A Super-Short Guide to Why Ukraine is Kicking Russia’s Ass in Putin’s Ukraine War

A quick-and-dirty brief on why Zelenskys Ukraine is winning so handily and Putins Russia losing so badly on the battlefield

(Russian/Русский переводBy Brian E. Frydenborg, April 30, 2022 (Twitter @bfry1981, LinkedInFacebook); excerpted from Brian’s other recent April 24 article, How Ukraine Can Take Back Crimea from Putin’s Reeling Russian Military, itself discussed in an SOF News update for April 25; a different version with a bit more content published by Small Wars Journal on April 26, titled Why and How Russian-Occupied Crimea Can Fall to Ukraine; see Brian’s related article from April 10, Ukraine Will Easily Destroy or Sideline Russia’s Navy with Game-Changing Anti-Ship Missiles, and all of Brian’s coverage of Russia’s war in Ukraine here.

Ukrainian President Volodymyr Zelensky examines NATO-supplied weapons, including UK NLAW and U.S. Javelin anti-tank missiles, as he attends tactical military exercises held by the country's armed forces at a training ground in the Rivne Region, Ukraine February 16, 2022.
Ukrainian President Volodymyr Zelensky examines NATO-supplied weapons, including UK NLAW and U.S. Javelin anti-tank missiles, as he attends tactical military exercises held by the country’s armed forces at a training ground in the Rivne Region, Ukraine February 16, 2022, before Russia’s wider invasion of Ukraine. Ukrainian Presidential Press Service/Handout via REUTERS

SILVER SPRING—Below is a breakdown of some of the major aspects of why Ukrainian military forces are performing so much better on the battlefield than Russian military forces.

The Ukrainian Military’s Clear Advantages Over the Russian Military

Versus their Russian foes, the Armed Forces of Ukraine are in a much better overall position and of a much higher quality even though Russia has more and heavier weapons platforms such as tanks, artillery, planes, helicopters, and naval ships (I have explained away that last one already).

Ukraine actually has more troopsFar more.  There is no shortage of Ukrainians willing to fight for Ukraine; at some points, there have been more volunteers than Ukraine has been able to accommodate, and large numbers of Ukrainians living abroad have been returning home to fight.  So Russia is trying to carry out an offensive against what is actually a numerically superior force.  Not a good strategy at all.

Ukraine’s individual troops are by far better equipped and supplied. They often have weapons that can easily knock out any Russian vehicles (and even, sometimes, Russian aircraft), more body armor, more night-vision goggles.  No wonder the Russians are constantly getting beat when they engage in firefights.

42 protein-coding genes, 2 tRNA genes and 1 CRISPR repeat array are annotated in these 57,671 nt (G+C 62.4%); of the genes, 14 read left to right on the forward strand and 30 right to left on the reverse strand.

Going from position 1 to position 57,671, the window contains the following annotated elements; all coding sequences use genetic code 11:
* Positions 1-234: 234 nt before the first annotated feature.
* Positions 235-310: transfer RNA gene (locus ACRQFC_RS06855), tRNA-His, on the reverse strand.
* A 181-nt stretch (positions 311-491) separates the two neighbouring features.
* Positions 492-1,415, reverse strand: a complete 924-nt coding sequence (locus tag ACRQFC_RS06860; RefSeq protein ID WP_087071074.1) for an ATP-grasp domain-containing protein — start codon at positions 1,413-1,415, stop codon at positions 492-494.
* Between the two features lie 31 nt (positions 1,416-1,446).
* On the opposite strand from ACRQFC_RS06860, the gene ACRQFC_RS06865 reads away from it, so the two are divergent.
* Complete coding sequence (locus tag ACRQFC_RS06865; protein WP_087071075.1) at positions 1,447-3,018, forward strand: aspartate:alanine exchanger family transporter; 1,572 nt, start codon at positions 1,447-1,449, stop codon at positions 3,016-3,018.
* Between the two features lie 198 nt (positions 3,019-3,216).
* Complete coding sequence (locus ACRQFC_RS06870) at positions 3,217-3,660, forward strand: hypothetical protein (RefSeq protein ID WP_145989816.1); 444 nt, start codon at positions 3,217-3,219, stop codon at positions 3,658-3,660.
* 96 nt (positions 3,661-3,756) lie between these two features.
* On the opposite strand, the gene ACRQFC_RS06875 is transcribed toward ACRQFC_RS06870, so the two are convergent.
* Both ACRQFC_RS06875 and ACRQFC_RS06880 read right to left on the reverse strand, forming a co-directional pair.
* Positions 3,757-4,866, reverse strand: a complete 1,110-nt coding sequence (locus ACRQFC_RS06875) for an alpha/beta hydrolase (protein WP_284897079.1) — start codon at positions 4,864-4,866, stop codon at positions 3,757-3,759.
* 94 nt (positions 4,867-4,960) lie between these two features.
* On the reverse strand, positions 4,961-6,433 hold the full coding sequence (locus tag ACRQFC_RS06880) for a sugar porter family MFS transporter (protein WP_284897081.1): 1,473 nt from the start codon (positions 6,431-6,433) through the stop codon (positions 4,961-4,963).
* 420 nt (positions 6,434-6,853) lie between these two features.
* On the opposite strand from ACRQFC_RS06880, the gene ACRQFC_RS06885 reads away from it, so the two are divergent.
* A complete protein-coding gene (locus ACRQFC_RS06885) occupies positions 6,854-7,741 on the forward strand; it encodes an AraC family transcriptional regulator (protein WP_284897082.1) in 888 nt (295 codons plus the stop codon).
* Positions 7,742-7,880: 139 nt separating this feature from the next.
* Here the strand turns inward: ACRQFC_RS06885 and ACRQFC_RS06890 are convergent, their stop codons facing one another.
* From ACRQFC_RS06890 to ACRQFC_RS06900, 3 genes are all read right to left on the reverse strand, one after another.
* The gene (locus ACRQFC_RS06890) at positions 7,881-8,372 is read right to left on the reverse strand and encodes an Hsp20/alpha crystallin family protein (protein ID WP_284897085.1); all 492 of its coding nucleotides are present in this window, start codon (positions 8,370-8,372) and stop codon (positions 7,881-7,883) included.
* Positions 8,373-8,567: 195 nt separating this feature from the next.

Ukrainian forces have far higher morale.  I have discussed how insanely poorly led, ill-equipped, ill-supplied, ill-trained, and ill-informed Russian soldiers in this war generally are.  They are losing or stagnating everywhere they are fighting.  And many of them have died, many more seeing their comrades die.  Instead of “leaving no man behind,” the Russians frequently abandon their dead and wounded, so disorderly are many of their retreats.  In contrast, it seems Ukraine has suffered far fewer losses, but while the Russians have died for just about nothing, Ukrainians are sacrificing for a very successful effort thus far.  Their morale is high and they are passionately willing to freely defend their homes and families and fellow Ukrainians, which cannot be said to be the same for the Russians.

Ukrainians are fighting on home turf.  Often, units in a particular area are from that area.  They often know the terrain intimately, whereas the Russians do not.  The advantages that play out on the battlefield from this are numerous, resulting in better intelligence and fewer losses for Ukrainians, more losses for Russians, more efficient operations for Ukrainians, slower operations for Russians. 

Ukraine’s logistics and far better and far simpler.  Unlike Russia, which has terrible logistics and needs to resupply or reinforce from Russia or the parts of Ukraine it occupied before February 24, Ukrainians are fighting often where they can easily bring in fresh supplies, new equipment and weapons coming in from the West, and their own reinforcements and new recruits.  As they are often supplying themselves with interior lines, their supplies and troops need to traverse far smaller distances than Russian supplies and troops.  In part as a result of that, those Russian supplies and troops are exposed to Ukrainian units that know their own home turf, resulting in those Russian supplies and convoys often being destroyed or ambushed before they can reach their final destination.  And the next point greatly enhances this point…

Ukraine has a lot of help coming in, increasing help, from the rest of the world (Russia does not).  Recently, this has included MiG aircraft parts that are significantly increasing the number of planes Ukraine can get into the sky.  But it is also increasingly including heavy weapons like tanks (better than what the Russians have) and artillery (also better than what the Russians have), so much so that U.S. defense officials at the Pentagon now estimate Ukrainians actually have more operable tanks in Ukraine than the Russians, and these newest heavy weapons are already having an impact.

Gen. Hertling map Ukraine

© 2022 Brian E. Frydenborg all rights reserved, permission required for republication, attributed quotations welcome

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